Another hidden source of leverage are financial reinsurance agreements. Down in the insurance subsidiaries, companies trade away a portion of future profits for surplus today. These are usually bad deals to enter into, but because some insurance companies have a sales culture that requires continual growth, even if the sales that don’t justify the cost of capital required to back the policies.
6) Free cash flow is difficult to determine for financials, this applies to insurers as well. Each regulator has rules on how much can be paid in dividends to their holding company. Typically, subsidiaries can dividend away surplus so long as they are still strongly capitalized after the dividend. (If it is large, they may have to petition their regulator for approval) So if you want to approximate free cash flow for an insurer, try the following: (Income or loss outside your insurance companies for the current period) + (Distributable Income from insurance companies for the current period). The latter figure is statutory income +/- any decrease/(increase) in capital required to maintain the remaining business with adequate financial strength, calculated separately for each subsidiary.
7) Last note: on DAC/VOBA [deferred acquisition costs, value of business acquired; they are similar, so I will just talk about DAC]. Once I had to convince a boss that though it is an intangible, like goodwill, it is not like goodwill in that it is more rigorously tested for recoverability. If DAC gets written down (as opposed to amortized) that means that the future sum of profits on some of the insurance business is expected to be less than the acquisition costs deferred for the business.
Now, DAC can be done conservatively, by product and class year. The more disaggregated it is, the more conservative, generally. A few cells getting written down is no big thing. But DAC can be as liberal as having one cell, which means if DAC is written down, the total value of future profits from existing business has been reduced — the company is worth a lot less. The change in value is even more than the reduction in the DAC, because in the writedown process, the discount rate on the DAC went from a positive number to zero. All other things equal, a DAC asset is worth more the higher its discount rate.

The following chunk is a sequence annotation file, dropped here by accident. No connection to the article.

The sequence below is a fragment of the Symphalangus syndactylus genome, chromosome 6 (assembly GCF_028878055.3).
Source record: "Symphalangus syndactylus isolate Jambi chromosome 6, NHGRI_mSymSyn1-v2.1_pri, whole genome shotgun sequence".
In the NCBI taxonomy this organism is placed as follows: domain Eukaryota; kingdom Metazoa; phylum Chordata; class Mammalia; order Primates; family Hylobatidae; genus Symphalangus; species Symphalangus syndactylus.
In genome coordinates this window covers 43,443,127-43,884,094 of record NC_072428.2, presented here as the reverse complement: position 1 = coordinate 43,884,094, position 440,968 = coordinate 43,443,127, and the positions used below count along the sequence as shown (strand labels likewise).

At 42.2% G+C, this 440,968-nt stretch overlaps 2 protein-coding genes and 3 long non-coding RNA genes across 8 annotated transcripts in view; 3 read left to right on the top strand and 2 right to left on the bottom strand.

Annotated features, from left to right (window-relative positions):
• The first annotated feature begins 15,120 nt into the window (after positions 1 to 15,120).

S0 pay attention: if DAC amortization is high relative to net income before tax, it means there isn’t that much margin for adverse deviation in the DAC. Also, all other things equal, lower levels of DAC as a fraction of net worth are better.
Close with a story: before Mony Group was bought by AXA, it was doing DAC for the company as a whole. A value investor, seeing the discount to book value, and sensing opportunity bought a lot of Mony. Profitability was so bad, they had to write down DAC. Book value declined & price to book value declined as well. The value investor agitated for a sale, and AXA stepped in, buying it for moderate premium to where it was trading. The group I was with went long for an arbitrage trade on a cash deal.
But the value investor thought the premium wasn’t high enough and agitated for more. Because the takeout price was 70% of book, the idea seemed plausible. But when you factored in the DAC earning 0% and a few other items, it looked generous enough to me. So when the price got several percent above the deal terms we sold our stake and went short as much as we could find without having to pay much interest on the borrow. Bit-by-bit the stock price moved down until a few days before the deal would close, when the price collapsed below the deal price, and we covered. We even arbed a little more on the long side, but the trade was over.
And the point is this: it may look cheap, but test your assumptions on the values of assets and liabilities before committing a lot of capital to a any insurance stock. GAAP, Tax and adjusted Statutory income validate book value, so a cheap stock with a low return on equity or assets is often not cheap.